An interesting thread, thanks to all participants. We get this at home on a daily basis. One of four of us refused to be vaccinated on the grounds mentioned on here. Two over-sixties and two under-30s make up our happy household.
We also have quite a few friends (surprisingly a lot more than I thought to be willing to question the status quo), who do not see the logic of the authorities’ insistence that mass vaccination will lead to herd immunity.
I am a bit on the fence with this. At one level, I am glad to have had the opportunity to be vaccinated as has my wife and (now) our younger son. And I feel a bit peed off that our elder son is so insistent not to have it despite having parents who are in high risk category for having compromised auto-immune systems.
On the other hand, we have done with nearly 80% of our life, and our offspring have hopefully not lived one third of theirs yet. I know if I were their age or younger, I would probably object too. So I am comfortable with the younger generation making their own decisions. But what about our friend who suffers from MS, arthritis and a few other complaints. She is not yet over 50. It turns out that she never had any conventional vaccines when she was a child (hippy parents?) and I blame her parents for that, and now she did not have her children vaccinated either. And I blame her for that. After years of eradicating some of the most crippling diseases, they are returning. And I would put my money on one of the top reasons being that unless everyone is vaccinated, those debilitating diseases will return to the poor people who did not participate in that “I am alright Jack” mindset. I accept the risk of dying from accepting to take the vaccinations, just as I accept to buy lottery tickets every week without being upset when I do not win the lottery.
For Forex traders, which side of the fence to sit on should be an obvious choice (as I took the wrong choice about seven years ago not having stents fitted, only to require emergency heart surgery three times about three years after my refusal. And it is this:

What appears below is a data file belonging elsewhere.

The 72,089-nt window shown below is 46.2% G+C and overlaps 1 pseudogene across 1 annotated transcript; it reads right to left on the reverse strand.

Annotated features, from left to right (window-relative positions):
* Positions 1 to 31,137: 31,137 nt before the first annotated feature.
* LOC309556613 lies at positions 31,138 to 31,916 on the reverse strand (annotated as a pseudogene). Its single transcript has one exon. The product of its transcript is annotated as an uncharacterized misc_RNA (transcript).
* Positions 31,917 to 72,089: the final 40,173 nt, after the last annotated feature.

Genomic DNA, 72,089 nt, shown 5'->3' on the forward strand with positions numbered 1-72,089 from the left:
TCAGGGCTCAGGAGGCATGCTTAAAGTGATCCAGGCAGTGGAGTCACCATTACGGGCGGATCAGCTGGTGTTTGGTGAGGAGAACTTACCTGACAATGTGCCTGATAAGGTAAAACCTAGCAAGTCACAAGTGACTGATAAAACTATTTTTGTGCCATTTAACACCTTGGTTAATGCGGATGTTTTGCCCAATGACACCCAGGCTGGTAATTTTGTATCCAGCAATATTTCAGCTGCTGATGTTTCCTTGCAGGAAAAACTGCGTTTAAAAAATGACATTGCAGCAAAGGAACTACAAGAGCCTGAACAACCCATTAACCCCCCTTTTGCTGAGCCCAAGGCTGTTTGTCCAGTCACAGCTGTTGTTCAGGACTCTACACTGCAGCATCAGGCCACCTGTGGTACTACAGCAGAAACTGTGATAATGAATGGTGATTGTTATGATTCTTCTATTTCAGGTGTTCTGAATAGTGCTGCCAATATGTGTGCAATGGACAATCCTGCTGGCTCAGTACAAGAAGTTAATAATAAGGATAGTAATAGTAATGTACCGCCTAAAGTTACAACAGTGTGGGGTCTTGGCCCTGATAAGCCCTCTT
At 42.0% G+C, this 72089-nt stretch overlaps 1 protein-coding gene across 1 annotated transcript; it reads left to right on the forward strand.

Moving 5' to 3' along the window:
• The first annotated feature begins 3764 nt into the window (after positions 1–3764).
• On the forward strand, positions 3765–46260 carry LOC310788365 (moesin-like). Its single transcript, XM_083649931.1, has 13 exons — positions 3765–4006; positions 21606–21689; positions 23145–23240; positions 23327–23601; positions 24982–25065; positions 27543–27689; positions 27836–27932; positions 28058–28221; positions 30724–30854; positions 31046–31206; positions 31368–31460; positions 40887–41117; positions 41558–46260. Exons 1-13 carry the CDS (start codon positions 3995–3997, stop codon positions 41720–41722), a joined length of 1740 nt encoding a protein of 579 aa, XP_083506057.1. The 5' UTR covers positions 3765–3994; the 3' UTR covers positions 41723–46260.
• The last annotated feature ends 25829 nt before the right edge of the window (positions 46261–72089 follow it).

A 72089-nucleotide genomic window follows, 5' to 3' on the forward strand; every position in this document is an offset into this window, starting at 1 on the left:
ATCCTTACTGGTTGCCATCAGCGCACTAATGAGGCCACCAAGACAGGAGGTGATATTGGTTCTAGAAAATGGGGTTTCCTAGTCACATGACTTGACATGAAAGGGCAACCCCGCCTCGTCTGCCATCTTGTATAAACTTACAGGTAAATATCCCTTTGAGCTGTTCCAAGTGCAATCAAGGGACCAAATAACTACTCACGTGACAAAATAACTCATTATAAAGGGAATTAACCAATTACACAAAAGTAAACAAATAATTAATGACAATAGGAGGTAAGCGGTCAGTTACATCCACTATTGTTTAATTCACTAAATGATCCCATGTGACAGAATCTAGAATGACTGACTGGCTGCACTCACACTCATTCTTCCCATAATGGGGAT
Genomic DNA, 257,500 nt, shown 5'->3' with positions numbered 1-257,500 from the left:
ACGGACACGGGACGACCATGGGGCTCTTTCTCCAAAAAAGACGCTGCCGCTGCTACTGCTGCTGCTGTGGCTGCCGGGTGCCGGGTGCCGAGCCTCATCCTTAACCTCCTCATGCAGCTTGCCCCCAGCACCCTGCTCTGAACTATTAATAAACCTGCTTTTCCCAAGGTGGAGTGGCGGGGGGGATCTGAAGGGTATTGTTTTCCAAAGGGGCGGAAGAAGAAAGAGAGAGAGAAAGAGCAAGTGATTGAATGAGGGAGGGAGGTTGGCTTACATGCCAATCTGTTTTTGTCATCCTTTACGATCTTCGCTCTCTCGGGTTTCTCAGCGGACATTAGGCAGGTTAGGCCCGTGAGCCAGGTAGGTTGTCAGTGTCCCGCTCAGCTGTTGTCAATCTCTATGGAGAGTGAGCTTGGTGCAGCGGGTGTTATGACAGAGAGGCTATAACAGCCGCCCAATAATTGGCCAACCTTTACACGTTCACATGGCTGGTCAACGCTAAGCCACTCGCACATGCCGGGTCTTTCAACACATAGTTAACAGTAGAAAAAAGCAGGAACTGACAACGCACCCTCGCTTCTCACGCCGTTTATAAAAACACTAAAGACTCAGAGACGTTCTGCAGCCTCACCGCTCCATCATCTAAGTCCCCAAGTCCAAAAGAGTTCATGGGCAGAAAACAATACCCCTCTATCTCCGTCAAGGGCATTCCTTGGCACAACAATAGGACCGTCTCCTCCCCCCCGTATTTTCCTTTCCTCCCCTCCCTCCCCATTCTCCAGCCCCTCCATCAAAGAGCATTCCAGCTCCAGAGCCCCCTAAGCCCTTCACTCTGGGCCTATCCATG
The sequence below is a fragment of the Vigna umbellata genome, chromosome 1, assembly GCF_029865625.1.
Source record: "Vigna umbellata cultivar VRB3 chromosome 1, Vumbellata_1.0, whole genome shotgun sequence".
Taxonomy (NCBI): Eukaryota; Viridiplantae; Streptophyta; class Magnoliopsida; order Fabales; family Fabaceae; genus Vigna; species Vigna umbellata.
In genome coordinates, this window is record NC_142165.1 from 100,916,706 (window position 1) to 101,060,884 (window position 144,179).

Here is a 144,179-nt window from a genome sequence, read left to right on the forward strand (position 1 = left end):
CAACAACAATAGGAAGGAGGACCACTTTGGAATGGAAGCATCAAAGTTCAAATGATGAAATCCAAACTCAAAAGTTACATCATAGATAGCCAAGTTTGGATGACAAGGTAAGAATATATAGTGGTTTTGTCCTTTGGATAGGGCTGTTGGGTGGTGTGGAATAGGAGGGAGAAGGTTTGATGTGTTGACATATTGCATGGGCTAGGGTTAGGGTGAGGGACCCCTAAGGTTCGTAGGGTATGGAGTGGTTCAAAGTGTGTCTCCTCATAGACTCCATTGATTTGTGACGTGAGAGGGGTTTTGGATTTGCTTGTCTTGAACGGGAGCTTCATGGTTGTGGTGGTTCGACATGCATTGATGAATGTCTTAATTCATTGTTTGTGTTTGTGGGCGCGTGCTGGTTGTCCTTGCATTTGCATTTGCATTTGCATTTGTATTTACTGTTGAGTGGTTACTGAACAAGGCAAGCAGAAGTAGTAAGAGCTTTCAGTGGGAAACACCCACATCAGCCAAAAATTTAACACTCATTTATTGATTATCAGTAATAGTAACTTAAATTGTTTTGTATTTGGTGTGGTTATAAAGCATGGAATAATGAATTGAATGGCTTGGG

What is the risk of doing something when compared with doing nothing. At the time of my decision, the consultant told me there was a 2.5% risk of having a heart attack during the operation, and a 1.5-2% chance of dying on the operating table. So I refused to have the stents. Three years later my consultant (another heart surgeon) related to me that NHS had realized that they were great at telling only half the story, and had changed their advice to doctors and specialists to talk through the relative risk with patients - not to treat them as medical idiots. So he said the prior consultant should have added "but the risk of you not having stents is that your annual risk of having a heart attack or angina attack is 5% !!
Had I had that information seven years ago I would have voluntarily had the stents, and most likely would not have had to suffer later when I was on business overseas. At least I got really good stents in Italy - better than the ones in the UK, apparently.
So do we have the statistics to be able to make a value judgement on Covid 19? I don’t think so. We need evidence based risk analysis and it seems that there is insufficient evidence to date from which to draw valid conclusions. And we also tend NOT to believe the spin doctor specialists when they are accompanied on TV by the top politicians - are you telling me this to remain in your job because the boss stood next to you will fire you if you don’t tow the party line? Or are we genuinely being told the truth in a manner of delivery that does not require us to have to analyze complex and sometimes banal and meaningless “graphs” that change every five minutes?
I am undecided, because I have not seen the evidence based comparative risk assessment, and in this case I won’t be trading the Covid-19 outcomes.